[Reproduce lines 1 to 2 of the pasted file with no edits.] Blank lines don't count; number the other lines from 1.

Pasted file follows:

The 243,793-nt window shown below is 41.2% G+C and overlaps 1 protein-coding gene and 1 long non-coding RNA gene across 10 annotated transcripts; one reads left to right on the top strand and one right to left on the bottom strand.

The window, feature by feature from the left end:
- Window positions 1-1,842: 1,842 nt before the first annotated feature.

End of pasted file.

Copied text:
The 243,793-nt window shown below is 41.2% G+C and overlaps 1 protein-coding gene and 1 long non-coding RNA gene across 10 annotated transcripts; one reads left to right on the top strand and one right to left on the bottom strand.

The window, feature by feature from the left end: